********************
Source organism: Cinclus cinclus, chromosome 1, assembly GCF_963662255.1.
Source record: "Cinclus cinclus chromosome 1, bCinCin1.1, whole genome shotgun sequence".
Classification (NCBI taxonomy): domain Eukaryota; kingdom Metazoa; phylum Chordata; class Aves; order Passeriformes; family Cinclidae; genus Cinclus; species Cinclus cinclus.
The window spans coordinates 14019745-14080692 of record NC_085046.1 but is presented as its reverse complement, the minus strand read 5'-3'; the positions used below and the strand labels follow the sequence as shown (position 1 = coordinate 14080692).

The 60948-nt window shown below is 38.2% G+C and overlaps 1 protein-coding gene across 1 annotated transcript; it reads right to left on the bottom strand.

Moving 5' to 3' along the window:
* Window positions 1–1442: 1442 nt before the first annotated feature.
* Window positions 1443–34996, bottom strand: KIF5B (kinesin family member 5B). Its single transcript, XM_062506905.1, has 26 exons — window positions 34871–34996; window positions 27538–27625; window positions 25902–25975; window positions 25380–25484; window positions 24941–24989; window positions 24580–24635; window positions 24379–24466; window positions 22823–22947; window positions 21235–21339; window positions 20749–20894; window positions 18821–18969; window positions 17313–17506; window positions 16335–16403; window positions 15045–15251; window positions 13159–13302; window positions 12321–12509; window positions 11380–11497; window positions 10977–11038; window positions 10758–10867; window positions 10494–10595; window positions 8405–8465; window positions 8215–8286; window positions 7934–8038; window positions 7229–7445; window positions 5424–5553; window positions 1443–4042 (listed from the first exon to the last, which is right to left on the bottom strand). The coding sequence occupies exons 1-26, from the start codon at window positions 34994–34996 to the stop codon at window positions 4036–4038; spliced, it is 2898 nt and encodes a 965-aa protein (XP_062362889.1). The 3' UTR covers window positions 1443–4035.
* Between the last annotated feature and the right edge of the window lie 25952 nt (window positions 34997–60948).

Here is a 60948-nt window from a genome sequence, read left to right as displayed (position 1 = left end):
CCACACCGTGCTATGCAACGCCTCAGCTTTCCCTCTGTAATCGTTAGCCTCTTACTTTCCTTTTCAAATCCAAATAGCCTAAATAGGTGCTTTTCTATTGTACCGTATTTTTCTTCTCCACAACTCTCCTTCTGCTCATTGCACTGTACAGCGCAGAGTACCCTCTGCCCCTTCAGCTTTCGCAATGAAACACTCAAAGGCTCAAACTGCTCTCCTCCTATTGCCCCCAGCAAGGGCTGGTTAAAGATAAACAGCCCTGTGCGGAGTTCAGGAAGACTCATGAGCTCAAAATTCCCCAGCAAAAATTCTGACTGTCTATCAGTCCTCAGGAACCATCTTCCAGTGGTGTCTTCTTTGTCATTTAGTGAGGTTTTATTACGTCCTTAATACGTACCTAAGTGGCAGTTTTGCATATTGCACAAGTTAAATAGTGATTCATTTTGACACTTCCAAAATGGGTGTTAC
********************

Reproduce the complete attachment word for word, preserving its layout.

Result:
Source organism: Cinclus cinclus, chromosome 1, assembly GCF_963662255.1.
Source record: "Cinclus cinclus chromosome 1, bCinCin1.1, whole genome shotgun sequence".
Classification (NCBI taxonomy): domain Eukaryota; kingdom Metazoa; phylum Chordata; class Aves; order Passeriformes; family Cinclidae; genus Cinclus; species Cinclus cinclus.
The window spans coordinates 14019745-14080692 of record NC_085046.1 but is presented as its reverse complement, the minus strand read 5'-3'; the positions used below and the strand labels follow the sequence as shown (position 1 = coordinate 14080692).

The 60948-nt window shown below is 38.2% G+C and overlaps 1 protein-coding gene across 1 annotated transcript; it reads right to left on the bottom strand.

Moving 5' to 3' along the window:
* Window positions 1–1442: 1442 nt before the first annotated feature.
* Window positions 1443–34996, bottom strand: KIF5B (kinesin family member 5B). Its single transcript, XM_062506905.1, has 26 exons — window positions 34871–34996; window positions 27538–27625; window positions 25902–25975; window positions 25380–25484; window positions 24941–24989; window positions 24580–24635; window positions 24379–24466; window positions 22823–22947; window positions 21235–21339; window positions 20749–20894; window positions 18821–18969; window positions 17313–17506; window positions 16335–16403; window positions 15045–15251; window positions 13159–13302; window positions 12321–12509; window positions 11380–11497; window positions 10977–11038; window positions 10758–10867; window positions 10494–10595; window positions 8405–8465; window positions 8215–8286; window positions 7934–8038; window positions 7229–7445; window positions 5424–5553; window positions 1443–4042 (listed from the first exon to the last, which is right to left on the bottom strand). The coding sequence occupies exons 1-26, from the start codon at window positions 34994–34996 to the stop codon at window positions 4036–4038; spliced, it is 2898 nt and encodes a 965-aa protein (XP_062362889.1). The 3' UTR covers window positions 1443–4035.
* Between the last annotated feature and the right edge of the window lie 25952 nt (window positions 34997–60948).

Here is a 60948-nt window from a genome sequence, read left to right as displayed (position 1 = left end):
CCACACCGTGCTATGCAACGCCTCAGCTTTCCCTCTGTAATCGTTAGCCTCTTACTTTCCTTTTCAAATCCAAATAGCCTAAATAGGTGCTTTTCTATTGTACCGTATTTTTCTTCTCCACAACTCTCCTTCTGCTCATTGCACTGTACAGCGCAGAGTACCCTCTGCCCCTTCAGCTTTCGCAATGAAACACTCAAAGGCTCAAACTGCTCTCCTCCTATTGCCCCCAGCAAGGGCTGGTTAAAGATAAACAGCCCTGTGCGGAGTTCAGGAAGACTCATGAGCTCAAAATTCCCCAGCAAAAATTCTGACTGTCTATCAGTCCTCAGGAACCATCTTCCAGTGGTGTCTTCTTTGTCATTTAGTGAGGTTTTATTACGTCCTTAATACGTACCTAAGTGGCAGTTTTGCATATTGCACAAGTTAAATAGTGATTCATTTTGACACTTCCAAAATGGGTGTTAC